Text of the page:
12 March 2009
Press Release: SERBIA URGED TO SIGN THE CLUSTER BOMB BAN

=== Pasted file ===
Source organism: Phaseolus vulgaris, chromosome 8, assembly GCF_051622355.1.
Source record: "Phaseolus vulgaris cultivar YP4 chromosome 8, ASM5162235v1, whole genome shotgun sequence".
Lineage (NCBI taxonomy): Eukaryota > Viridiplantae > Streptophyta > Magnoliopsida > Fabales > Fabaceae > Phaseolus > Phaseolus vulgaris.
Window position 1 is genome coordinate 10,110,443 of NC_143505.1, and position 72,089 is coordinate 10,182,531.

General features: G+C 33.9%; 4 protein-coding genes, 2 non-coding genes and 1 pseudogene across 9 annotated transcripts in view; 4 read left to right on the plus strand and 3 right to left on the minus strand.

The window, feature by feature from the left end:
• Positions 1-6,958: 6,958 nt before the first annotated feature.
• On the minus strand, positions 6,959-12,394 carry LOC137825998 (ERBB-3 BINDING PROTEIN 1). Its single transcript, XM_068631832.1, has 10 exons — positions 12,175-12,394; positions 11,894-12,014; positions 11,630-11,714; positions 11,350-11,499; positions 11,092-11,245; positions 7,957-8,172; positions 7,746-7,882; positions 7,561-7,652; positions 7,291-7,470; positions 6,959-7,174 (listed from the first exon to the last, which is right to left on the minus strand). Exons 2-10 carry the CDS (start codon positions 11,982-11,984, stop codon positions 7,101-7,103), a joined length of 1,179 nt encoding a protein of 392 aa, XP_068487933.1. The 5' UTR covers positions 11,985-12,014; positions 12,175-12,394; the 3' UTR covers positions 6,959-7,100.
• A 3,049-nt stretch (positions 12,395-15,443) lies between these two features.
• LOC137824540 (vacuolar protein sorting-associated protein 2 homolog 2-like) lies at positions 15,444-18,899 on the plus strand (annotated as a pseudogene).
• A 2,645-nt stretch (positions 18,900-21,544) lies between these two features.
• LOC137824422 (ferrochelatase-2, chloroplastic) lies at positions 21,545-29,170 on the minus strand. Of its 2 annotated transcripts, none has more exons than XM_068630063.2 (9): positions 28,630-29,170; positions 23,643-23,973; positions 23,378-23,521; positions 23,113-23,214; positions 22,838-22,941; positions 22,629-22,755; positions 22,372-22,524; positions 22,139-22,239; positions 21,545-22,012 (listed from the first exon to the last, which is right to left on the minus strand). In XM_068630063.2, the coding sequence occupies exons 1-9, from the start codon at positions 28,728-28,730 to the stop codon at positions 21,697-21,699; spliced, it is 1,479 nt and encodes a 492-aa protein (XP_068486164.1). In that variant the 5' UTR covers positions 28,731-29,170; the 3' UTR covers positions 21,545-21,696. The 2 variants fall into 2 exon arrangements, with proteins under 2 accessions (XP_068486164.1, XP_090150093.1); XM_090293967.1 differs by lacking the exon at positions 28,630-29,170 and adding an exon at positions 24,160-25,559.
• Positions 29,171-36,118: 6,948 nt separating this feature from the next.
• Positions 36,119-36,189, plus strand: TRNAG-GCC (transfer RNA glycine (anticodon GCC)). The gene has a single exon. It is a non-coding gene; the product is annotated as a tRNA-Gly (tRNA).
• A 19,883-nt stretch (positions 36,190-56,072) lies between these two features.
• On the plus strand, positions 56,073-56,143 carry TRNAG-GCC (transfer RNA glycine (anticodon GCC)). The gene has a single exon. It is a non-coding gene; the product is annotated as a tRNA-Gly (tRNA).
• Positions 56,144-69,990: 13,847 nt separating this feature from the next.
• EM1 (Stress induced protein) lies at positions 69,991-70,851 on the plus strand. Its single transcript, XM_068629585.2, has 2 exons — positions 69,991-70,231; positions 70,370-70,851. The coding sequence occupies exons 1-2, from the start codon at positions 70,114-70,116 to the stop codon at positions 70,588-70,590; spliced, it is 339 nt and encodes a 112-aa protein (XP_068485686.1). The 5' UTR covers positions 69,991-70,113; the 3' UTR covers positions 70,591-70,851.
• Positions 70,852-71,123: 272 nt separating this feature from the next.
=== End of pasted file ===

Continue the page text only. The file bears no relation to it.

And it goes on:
Photos: NPANew Report Highlights Full Extent of Impact of Unexploded Munitions on Population(Belgrade, 10 March 2009) - The Cluster Munition Coalition (CMC) called on Serbia to sign the international treaty banning cluster bombs today at an event to launch a new report by Norwegian People's Aid that shows how unexploded cluster bomblets continue to threaten tens of thousands of civilians in the country 10 years after the NATO bombing."Serbia should sign the Convention on Cluster Munitions without delay, there is simply no reason not to and every reason to do so,"said Thomas Nash Coordinator of the Cluster Munition Coalition (CMC). "Serbia demonstrated leadership by supporting the ban early on in the movement to establish the treaty. Signature now would enable the government to follow through on its commitment to Serbian survivors of cluster bombs as well as with the international community."Serbia is not among the 95 governments that have joined the new treaty banning the use, transfer, production and stockpiling of cluster munitions and requiring states to assist victims and clear contaminated land. While Serbia was a strong proponent of the cluster bomb prohibition and hosted the first ever meeting of affected states in October 2007, it has failed to sign the Convention and has made no official statement to explain its stance."As a civilian victim from Serbia I am disgusted by the attitude of my government", said Dejan Dikic who suffered severe injuries from a cluster bomb in 1999. I can't understand it. Serbia was a leader in the process especially on victim assistance. All the survivors in Serbia feel the same, we need support and the government is turning its back on us right when it has the perfect tool to give us the support we need."During the 1999 NATO bombing campaign, US, British and Dutch forces dropped at least 37,000 sub-munitions on Serbian territory. According to the survey published by Norwegian People's Aid (NPA), a CMC member, a decade on unexploded cluster bomblets continue to pose a threat to tens of thousands of local inhabitants. Serbia is one of the few affected countries in the world to have also used and produced cluster munitions. It still possesses an outdated stockpile of the weapon in its military arsenal. Serbia is the only country from the former Yugoslavia that has not signed the Convention on Cluster Munitions."The case of Serbia shows once again that civilians bear the brunt of cluster munitions even years after conflicts end,"says Grethe Østern, Policy Advisor at NPA and Co-Chair of the CMC. "The CMC is calling on all countries to sign, ratify and implement the Convention without delay."The Convention on Cluster Munitions was opened for signature in December 2008. It prohibits the use, production, stockpiling and transfer of cluster munitions and places obligations on countries to clear affected areas, assist victims and destroy stockpiles. The Cluster Munition Coalition represents around 300 civil society organisations from more than 80 countries promoting universal adherence to and full implementation of the Convention. The CMC facilitates the efforts of NGOs worldwide to educate governments and the public about the problems of cluster munitions and the solution through the global treaty banning the weapon.Remarks by Thomas Nash, CMC - Belgarde, 10 March 2009NPA Press Release, Belgrade, 10 March 2009Note to editors:Documents available:- NPA “Report on the impact of unexploded cluster munitions in Serbia”, January 2009- CMC briefing paper on the Convention on Cluster MunitionsAvailable for interviews:Emil Jeremic, Regional Director, NPA (English, Norwegian, Serbian)Thomas Nash, Global Co-ordinator, Cluster Munition Coalition (English, French, Spanish)Dejan Dikic, cluster bomb survivor and member of the Ban Advocates, (Serbian, English)The Ban advocates are women and men from diverse cluster munitions affected communities. They know the reality of cluster munitions and strongly advocate for a global ban. Many have experienced violence, exclusion and poverty caused by those indiscriminate weapons. www.banadvocates.org.